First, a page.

Friday, May 10, 2013

What Exactly is an "Abatement"

Moriah has a tuition abatement program that is separate from its scholarship program.  See link to last year's application here, or summarized after the jump.

Basically it allows middle income earners to get a little off from tuition by showing their tax returns but without having to go through the scholarship process that some find shameful.

To qualify you must have children in yeshiva (not necessarily in Moriah) from Pre-K thru high school and be making under certain amounts as follows:
1 Child & making less than $135K
2 Children & making less than $175K
3 Children & making less than $210K
4 Children & making less than $240K

[UPDATE: Those were last years minimums that are higher this year.  Now you can make up to $270K & get the abatement if you have 4 or more children]

I think the premise of the program is that if they simply lower tuition some of the "wealthy" parents will just pay the lower amount, without making up for it with any significant donations, and they will lose revenue.  If they just raised the threshold for scholarships some of the "middle class" parents would leave rather than have to apply for a scholarship and feel like they are taking tzeddakka.  This way its more of a sliding scale.  Sort of like the progressive income tax system we have where "middle class" families pay less than the wealthy & no one considers that charity.

The question is if you are getting 3K off per child & aren't donating you probably aren't paying your share.  So is that charity or just part of a progressive payment system?

Also, does this system allow those earning money "off-the-books" to get a reduction without any scrutiny beyond looking at their bogus W-2's?  Then again often full scholarship recipients don't get much scrutiny beyond their W-2's which are usually bogus when someone works off-the-books, but that's a separate topic.

One thing I like about the program is that they look at the total number of kids you have in yeshiva, not just the ones at Moriah.  So you don't get "punished" for sending different children to different schools.  All schools should adopt that policy for their scholarship programs.

Thursday, May 9, 2013

RYNJ Tuition Remains (Truly) Flat for 2013/2014

Dear RYNJ Parents,

Baruch Hashem, we are close to completing another very successful year at RYNJ. While it is still a few weeks before our doors close for the summer, the planning for our next school year is well underway.

The Board of Directors has approved the budget for the 2013 – 2014 school year. We extend gratitude to our Finance Committee who worked tirelessly to prepare a budget that is fiscally responsible, recognizes and appreciates our staff’s dedication and maintains our commitment to Torah scholarship and academic excellence, while being sensitive to the hardship that paying for a Yeshiva education may create.

It is with great pleasure that I inform you that once again, tuition at RYNJ will remain flat for the upcoming school year. We are proud to have had no significant increase for the past 6 years and we remain committed to keeping our tuition steady for the foreseeable future.

Incidental and trip fees will once again be absorbed by the Yeshiva and will not be charged to parents.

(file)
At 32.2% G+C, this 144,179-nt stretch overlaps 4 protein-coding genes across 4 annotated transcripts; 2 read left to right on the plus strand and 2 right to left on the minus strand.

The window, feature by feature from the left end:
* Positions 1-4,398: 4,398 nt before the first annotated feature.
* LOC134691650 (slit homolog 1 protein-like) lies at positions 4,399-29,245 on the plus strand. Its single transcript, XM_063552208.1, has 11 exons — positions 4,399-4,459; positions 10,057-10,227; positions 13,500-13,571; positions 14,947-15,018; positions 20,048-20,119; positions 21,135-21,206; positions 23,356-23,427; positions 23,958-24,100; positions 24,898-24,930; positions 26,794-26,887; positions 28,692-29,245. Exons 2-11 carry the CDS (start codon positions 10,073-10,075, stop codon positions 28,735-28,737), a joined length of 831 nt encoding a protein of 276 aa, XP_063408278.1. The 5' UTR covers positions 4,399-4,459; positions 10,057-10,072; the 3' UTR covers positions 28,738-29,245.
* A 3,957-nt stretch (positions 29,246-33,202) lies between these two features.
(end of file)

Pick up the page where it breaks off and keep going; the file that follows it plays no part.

Projected enrollment for 2013 – 2014 is once again at a record high and will necessitate the hiring of new staff to accommodate our growing student body. We are pleased to be providing our returning staff with a modest pay raise.

We have worked diligently and successfully to maintain our financial stability. While some of our costs have gone up and the Yeshiva has invested in numerous areas including professional development and technology to improve the education that we offer, it is a true credit to our administration and lay leadership that tuition remains steady. When factoring in inflation, it actually amounts to a 2% reduction in tuition for the year.

When I wrote to you at the beginning of this school year, I told you that the growth of our student body brings with it some logistical challenges as we must work to find enough room in the building to serve the needs of our children. I have made it one of the goals of my presidency to do whatever is needed to make certain that we do not have to turn away new families due to space constraints. As you may know, due to the very large number of children that we serve, the scheduling of physical education and indoor recess has become exceedingly difficult. With our children’s health and safety as our primary concern, the Board of Directors has begun to research options to alleviate this issue.

Later this week, we will release our 2nd Annual Report representing our continued effort towards transparency in our financials and the security of our financial future. The report is a tremendous accomplishment for the Yeshiva. I would like to express our gratitude to Shira Isenberg, Glenn Pfeiffer, Adina Wiener, Allen Pfeiffer and Uri Jacobs for all their hard work putting it together.

As guardians of our children and grandchildren's education, we remain committed to ensuring that the Yeshiva's finances remain on solid footing. As always, we are dedicated to providing all RYNJ students with a first class Limudei Kodesh and Limudei Chol education. We strongly believe that every Jewish child deserves a Torah education. If this proves to be a burden to any family we will offer financial assistance to those in need.

I invite and encourage you to contact me with any comments, questions or concerns.

Wishing you a Chag Sameach and continued nachas from all of our children.

Azi Mandel